Everything you wanted to know about Jacques Rancière but were afraid to ask…..
The essays by Jonathan Dronsfield and Steven Wright included in this issue were first presented at the conference Aesthetics and Politics: With and Around Jacques Rancière co-organised by myself and Marie-Aude Baronian at the University of Amsterdam on 20 and 21 June 2006.
One of the elements that triggered the organisation of the conference was a passage of his then recent book Malaise dans l’esthétique (2004). In it, Rancière discussed several exhibitions of contemporary art that had taken place around the year 2000. The way he approached these group shows was particularly refreshing in a context marked by heavy discussions about curatorial practice et al.: Rancière responded to exhibition concept, presentation and individual works without dissociating the one from the other. In other terms, and while his writings were already proving to be influential to the contemporary art milieu, he wove these exhibitions into his text, reacting to them more as a random albeit attentive visitor than as an expert. This attitude inevitably provoked the desire on the part of the reader to stroll alongside him and ask him everything we ever wanted to know about his views (but were afraid to ask).
The format of the conference developed out of that desire for a conversation, and Jacques Rancière proved to be extremely generous in his response, agreeing to a two-day visit to Amsterdam to give a lecture and respond to a series of papers discussing aspects of his work.
The plenary lecture Rancière delivered on the evening of 20 June, entitled ‘Aesthetic Separation, Aesthetic Community: Scenes from the Aesthetic Regime of Art’ was attended by an audience of more than 150 people ranging from students to artists and academics. The following day, during an intense day-long conference, academics of different backgrounds presented papers derived from their encounter with Rancière’s work. Sessions on literature and politics, on performing and contemporary arts succeeded one another, separated by panel discussions in which Rancière gave informal replies to questions raised by the speakers. More than once these replies triggered animated discussions, although, predictably perhaps, a climax was reached in the discussion which ensued from third panel dedicated to contemporary art. A substantial part of that panel is reprinted here, with papers given by Jonathan Dronsfield and Steven Wright and the exchange that followed, which was kindly recorded by a member of the audience.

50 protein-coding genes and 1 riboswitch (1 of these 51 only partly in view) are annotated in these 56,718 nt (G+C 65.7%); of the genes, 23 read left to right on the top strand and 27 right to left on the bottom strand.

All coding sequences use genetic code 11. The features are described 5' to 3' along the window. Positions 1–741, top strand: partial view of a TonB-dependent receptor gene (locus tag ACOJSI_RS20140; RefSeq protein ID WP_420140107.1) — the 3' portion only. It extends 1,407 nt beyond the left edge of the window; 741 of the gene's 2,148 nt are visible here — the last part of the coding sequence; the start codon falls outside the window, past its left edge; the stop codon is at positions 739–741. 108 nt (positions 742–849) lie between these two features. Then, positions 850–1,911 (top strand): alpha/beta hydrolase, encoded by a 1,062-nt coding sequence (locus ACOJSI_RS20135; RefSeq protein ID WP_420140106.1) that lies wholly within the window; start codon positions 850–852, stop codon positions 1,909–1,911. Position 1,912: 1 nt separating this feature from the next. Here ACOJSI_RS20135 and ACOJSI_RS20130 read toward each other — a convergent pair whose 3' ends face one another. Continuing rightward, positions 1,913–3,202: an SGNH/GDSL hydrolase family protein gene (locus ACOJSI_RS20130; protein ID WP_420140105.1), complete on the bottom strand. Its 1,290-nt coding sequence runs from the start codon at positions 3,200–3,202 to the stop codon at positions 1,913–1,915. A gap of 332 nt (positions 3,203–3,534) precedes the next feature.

In addition to the elements of the conference that are reprinted here is ‘Jacques Rancière and Indisciplinarity’ an interview conducted with Jacques Rancière by Marie-Aude Baronian and our colleague from the University of Amsterdam and ASCA, Mireille Rosello. A version of this extensive interview, which took place several months after the conference, was published in Dutch by Valiz (NL), in a volume of studies on Jacques Rancière that appeared in the Netherlands in late 2007. In this exchange, Ranciere discusses his position with regard to democracy, politics, film, literature, art and research.
Finally, my short article ‘Jacques Rancière: Aesthetics is Politics’, also reprinted here, was prompted by a visit to the pavilion of Central Asia at the Venice Biennale in 2005. It was originally commissioned and published by the Dutch art magazine Metropolis M No. 4 (2005), pp. 64-71.
 Notably, Bruit de Fond, (Centre National de la Photographie, Paris), Let’s Entertain, (Walker art Centre, Minneapolis, and Centre Pompidou, Paris) and Voilà, le Monde dans la tête (Musée d’art moderne de la ville de Paris), all three organised in 2000. Volume 2. No. 1. Summer 2008 ISSN 1752-6388